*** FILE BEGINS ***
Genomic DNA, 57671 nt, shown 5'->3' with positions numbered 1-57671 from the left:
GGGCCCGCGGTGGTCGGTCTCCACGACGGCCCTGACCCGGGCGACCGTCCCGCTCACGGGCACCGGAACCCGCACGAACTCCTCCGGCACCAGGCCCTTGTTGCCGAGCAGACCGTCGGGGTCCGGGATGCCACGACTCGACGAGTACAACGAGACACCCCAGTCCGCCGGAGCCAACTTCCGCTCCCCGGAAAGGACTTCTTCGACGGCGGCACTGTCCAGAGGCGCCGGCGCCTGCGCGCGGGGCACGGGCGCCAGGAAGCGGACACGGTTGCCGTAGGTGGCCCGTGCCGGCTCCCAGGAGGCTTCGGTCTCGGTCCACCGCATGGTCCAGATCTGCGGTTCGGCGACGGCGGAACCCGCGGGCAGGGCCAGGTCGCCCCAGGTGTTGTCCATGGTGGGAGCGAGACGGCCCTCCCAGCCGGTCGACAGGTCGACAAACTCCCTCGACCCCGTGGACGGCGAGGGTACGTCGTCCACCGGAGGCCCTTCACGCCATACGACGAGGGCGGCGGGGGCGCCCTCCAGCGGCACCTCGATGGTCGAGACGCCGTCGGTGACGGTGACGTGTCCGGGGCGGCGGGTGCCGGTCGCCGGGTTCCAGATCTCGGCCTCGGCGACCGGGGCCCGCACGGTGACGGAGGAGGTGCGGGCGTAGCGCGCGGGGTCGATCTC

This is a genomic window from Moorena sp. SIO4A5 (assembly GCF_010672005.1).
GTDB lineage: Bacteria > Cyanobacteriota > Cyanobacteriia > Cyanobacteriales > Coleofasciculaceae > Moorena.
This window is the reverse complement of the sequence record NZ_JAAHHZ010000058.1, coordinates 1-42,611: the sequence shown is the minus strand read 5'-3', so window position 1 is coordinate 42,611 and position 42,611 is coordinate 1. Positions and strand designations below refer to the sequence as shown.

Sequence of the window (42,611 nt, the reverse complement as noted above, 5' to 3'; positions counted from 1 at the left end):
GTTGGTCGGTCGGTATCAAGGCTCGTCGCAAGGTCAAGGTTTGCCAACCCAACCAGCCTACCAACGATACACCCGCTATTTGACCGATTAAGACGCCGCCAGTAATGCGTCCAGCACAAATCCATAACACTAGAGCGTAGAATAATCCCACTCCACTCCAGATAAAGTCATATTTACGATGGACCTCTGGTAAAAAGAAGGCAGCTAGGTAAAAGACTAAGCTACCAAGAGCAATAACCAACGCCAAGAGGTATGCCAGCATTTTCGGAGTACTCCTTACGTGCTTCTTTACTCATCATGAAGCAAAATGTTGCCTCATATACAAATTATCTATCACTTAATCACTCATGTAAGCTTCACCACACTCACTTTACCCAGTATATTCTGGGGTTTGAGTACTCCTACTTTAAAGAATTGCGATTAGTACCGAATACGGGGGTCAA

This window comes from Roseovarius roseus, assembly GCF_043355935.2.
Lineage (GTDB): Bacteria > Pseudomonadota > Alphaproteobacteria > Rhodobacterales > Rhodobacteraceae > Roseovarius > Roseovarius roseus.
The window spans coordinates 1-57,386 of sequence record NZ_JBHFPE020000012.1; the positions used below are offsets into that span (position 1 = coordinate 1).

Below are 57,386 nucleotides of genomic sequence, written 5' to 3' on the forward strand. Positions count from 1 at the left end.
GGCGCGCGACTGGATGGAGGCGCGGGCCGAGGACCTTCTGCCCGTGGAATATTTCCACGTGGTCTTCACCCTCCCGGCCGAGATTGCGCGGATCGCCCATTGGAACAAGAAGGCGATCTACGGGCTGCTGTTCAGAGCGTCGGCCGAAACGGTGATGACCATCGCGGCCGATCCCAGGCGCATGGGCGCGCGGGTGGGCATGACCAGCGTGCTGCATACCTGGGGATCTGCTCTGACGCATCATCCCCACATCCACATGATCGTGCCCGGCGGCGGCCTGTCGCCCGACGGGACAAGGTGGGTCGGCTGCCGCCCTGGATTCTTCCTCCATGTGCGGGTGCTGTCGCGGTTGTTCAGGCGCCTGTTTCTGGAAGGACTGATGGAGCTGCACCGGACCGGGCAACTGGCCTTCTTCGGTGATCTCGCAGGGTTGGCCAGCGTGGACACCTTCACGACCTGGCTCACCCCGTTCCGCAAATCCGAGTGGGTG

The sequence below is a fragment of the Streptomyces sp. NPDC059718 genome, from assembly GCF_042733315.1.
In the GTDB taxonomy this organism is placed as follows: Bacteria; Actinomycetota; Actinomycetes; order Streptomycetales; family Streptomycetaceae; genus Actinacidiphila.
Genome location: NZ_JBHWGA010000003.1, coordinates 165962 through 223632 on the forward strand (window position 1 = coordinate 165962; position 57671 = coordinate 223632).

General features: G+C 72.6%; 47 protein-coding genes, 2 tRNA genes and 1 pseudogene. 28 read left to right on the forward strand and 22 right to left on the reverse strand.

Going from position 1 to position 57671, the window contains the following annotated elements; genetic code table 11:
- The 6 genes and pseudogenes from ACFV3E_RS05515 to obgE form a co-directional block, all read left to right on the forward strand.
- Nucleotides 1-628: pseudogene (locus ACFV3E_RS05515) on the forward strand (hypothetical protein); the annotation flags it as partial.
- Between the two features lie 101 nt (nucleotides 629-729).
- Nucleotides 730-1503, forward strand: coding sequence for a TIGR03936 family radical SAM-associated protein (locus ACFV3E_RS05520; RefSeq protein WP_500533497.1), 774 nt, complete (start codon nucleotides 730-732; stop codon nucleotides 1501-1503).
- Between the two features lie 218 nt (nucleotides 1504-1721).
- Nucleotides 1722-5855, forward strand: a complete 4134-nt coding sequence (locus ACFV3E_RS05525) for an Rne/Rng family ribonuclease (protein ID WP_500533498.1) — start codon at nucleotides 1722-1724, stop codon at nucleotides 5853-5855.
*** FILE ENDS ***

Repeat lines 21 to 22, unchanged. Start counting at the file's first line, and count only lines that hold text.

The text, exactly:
- Nucleotides 730-1503, forward strand: coding sequence for a TIGR03936 family radical SAM-associated protein (locus ACFV3E_RS05520; RefSeq protein WP_500533497.1), 774 nt, complete (start codon nucleotides 730-732; stop codon nucleotides 1501-1503).
- Between the two features lie 218 nt (nucleotides 1504-1721).